6. What SEO services do you offer? While Joomla and Wordpress come with some nice SEO settings, and can be extended with some outstanding SEO extensions, personal SEO experience can really pay off for a business. Not everyone wants or needs to be found in the organic search listings, but this is quite a common request — and, it really helps if your developer can do this, as opposed to having a developer do the site and then farming out the SEO to another. At my company, we get requests from time to time to retrofit SEO best practices into sites set up by others, and we do come across situations in which the site could have been set up dramatically better if the original web development company had marketing/SEO knowledge as well as tech capabilities.
  7. What kind of marketing background do you have? This is related to the previous item, but extends beyond SEO and into the fields of (more broadly) internet marketing and (more broadly again) traditional marketing. One glaring example I see routinely is when sites host their own videos, for example. I think this is (almost always) a tragic missed SEO opportunity because, if you were to post them on Youtube and then embed them, you could link back to your site from Youtube, include a description and keywords there, and enjoy other similar benefits. (Bandwidth is another reason to host them off-site, btw. Why push the limits of your own bandwidth when you can let Youtube carry that load for free?)
  8. How well do you know CSS? This one’s huge. For a developer, CSS mastery (or, at least, near-mastery) is like having a whole additional set of tools for customizing a web site. Plus, it allows you to really tweak a template to your exact liking rather than just accepting 100% of what a given template has to offer. On the content side, it translates into cleaner HTML code — styled according to present standards instead of a whole bunch of inline spaghetti code (which, arguably, is worse for SEO). Fortunately, CSS is an internet-wide skill — not just a Joomla or Wordpress thing. So, many developers already know it very well.
  9. What’s your process for developing a web site? Each developer will have his or her own answer to this (or, possibly, NO answer to this). But, I think it’s worth asking, as it’ll give you a feel for the process.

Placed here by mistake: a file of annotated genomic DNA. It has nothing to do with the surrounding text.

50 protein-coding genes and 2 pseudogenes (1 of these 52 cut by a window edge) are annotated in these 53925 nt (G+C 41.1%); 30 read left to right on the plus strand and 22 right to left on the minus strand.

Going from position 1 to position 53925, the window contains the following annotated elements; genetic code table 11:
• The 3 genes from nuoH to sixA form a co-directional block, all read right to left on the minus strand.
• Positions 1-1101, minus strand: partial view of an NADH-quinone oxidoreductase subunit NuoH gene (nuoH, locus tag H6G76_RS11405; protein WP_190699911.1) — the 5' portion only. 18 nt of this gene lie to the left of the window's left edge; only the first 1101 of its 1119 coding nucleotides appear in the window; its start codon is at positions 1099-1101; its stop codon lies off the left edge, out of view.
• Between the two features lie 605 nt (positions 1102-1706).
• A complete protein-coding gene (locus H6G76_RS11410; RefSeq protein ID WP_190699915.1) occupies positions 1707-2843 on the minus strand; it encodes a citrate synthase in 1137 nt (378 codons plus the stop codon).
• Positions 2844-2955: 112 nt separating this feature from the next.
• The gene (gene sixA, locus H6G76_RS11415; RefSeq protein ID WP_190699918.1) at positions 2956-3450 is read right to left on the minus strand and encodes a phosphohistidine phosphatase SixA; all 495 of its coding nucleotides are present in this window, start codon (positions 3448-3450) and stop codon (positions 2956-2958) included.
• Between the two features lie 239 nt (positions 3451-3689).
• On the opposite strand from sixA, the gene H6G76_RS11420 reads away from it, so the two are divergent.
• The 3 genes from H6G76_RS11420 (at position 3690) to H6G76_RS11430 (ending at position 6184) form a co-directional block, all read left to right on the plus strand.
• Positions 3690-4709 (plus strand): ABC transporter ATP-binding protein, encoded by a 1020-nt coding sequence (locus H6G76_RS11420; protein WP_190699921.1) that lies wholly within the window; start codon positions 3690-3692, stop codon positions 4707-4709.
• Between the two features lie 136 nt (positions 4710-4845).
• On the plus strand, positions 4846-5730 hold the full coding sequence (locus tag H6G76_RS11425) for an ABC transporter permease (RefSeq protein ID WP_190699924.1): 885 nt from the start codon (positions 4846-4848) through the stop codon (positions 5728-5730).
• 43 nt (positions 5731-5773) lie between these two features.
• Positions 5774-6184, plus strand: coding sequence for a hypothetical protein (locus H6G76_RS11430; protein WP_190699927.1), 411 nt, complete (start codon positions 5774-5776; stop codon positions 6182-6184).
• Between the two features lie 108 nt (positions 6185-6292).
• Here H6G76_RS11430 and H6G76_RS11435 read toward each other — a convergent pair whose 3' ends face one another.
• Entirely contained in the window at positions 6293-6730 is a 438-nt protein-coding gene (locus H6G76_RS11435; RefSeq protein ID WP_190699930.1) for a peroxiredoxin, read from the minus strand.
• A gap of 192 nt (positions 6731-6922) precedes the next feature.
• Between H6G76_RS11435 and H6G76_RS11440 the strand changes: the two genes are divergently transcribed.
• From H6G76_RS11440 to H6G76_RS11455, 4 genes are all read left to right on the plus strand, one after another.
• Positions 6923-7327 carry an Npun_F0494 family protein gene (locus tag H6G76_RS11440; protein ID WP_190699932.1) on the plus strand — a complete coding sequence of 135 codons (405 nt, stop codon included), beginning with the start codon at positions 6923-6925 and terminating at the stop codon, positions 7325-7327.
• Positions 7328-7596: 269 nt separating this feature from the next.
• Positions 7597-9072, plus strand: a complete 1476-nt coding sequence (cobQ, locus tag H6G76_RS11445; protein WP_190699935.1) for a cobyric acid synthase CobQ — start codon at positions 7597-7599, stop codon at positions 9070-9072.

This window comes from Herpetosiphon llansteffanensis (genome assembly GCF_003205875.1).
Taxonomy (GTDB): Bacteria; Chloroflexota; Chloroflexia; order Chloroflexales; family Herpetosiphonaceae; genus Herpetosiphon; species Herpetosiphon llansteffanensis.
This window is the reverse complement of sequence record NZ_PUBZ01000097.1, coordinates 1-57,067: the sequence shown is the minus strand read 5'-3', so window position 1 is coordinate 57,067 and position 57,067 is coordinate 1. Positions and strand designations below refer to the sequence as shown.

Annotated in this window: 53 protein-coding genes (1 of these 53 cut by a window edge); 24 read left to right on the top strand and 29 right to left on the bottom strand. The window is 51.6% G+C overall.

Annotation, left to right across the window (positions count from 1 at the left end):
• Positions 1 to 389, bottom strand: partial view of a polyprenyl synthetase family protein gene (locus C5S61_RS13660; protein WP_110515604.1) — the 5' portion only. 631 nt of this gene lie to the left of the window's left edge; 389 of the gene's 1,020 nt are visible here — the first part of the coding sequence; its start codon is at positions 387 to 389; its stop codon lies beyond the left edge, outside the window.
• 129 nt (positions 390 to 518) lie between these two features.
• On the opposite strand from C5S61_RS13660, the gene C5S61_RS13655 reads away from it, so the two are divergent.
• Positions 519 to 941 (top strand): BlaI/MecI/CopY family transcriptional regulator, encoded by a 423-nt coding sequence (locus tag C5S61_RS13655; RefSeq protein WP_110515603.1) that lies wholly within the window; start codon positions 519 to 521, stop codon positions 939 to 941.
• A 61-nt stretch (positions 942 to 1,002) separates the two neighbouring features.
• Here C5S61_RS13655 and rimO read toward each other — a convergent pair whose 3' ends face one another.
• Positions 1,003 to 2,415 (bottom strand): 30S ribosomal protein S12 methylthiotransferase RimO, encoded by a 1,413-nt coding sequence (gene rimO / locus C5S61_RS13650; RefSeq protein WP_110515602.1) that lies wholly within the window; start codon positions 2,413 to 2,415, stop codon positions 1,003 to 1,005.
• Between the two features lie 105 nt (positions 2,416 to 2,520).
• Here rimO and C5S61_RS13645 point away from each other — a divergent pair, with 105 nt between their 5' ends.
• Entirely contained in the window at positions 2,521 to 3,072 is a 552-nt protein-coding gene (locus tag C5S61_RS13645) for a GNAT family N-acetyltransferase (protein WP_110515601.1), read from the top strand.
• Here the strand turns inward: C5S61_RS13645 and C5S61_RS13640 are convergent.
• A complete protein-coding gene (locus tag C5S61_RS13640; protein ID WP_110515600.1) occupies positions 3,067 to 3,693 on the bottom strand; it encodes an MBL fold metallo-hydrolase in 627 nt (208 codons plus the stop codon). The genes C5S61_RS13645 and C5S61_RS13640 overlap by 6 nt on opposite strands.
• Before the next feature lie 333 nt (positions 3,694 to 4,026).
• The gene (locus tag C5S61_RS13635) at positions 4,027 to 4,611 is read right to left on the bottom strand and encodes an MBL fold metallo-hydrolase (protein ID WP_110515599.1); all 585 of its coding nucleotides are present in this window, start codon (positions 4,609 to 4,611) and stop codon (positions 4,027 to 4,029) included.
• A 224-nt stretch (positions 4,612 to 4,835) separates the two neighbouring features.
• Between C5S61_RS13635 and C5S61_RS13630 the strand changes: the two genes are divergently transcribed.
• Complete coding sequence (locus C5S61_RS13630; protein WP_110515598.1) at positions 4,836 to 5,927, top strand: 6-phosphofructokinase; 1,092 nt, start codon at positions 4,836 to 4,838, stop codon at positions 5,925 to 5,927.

10. What complimentary skills do you bring to the table? SEO, marketing, writing, editing, communications, PR, graphic design / Photoshop, Illustrator, Adobe Creative Suite stuff, coding, video production, Javascript… The list is seemingly endless, but again this is worth asking as well.
  11. BONUS QUESTION — Security: These days, with hackers and hacking stories topping headlines, security is an ongoing concern. Ask your developer about plans for security. Does he/she use a software firewall, for example? Have they fixed any hacked sites? Are they aware of best coding practices to prevent SQL injection attacks? What are their backup plans and recommendations? All of these are becoming increasingly vital.

Final note: I really didn’t cover “price” in any of the above-recommended questions, as I’ve written on this before, and it’s somewhat complex. In general, you get what you pay for. That’s as true on the web as anywhere. I would advise not to be scared off by seemingly high rates. While there are surely overpriced developers out there, it’s also (generally) true that a $120/hour developer probably has deeper skills and is likely much more efficient than an $80/hour one. I’ve personally seen many cases in which a company’s bottom line cost (and not to mention ROI) would have been much improved had they selected a higher-priced developer!


Jim Dee heads up Array Web Development, LLC in Portland, OR. He’s the editor of “Web Designer | Web Developer” magazine and a contributor to many online publications. You can reach him at: Jim [at] ArrayWebDevelopment.com. Photo atop piece is adapted from “Who’s that?” by Andy Morffew (Flickr, Creative Commons). Please 💚 this article if you liked it (by clicking the heart icon below), as it really helps.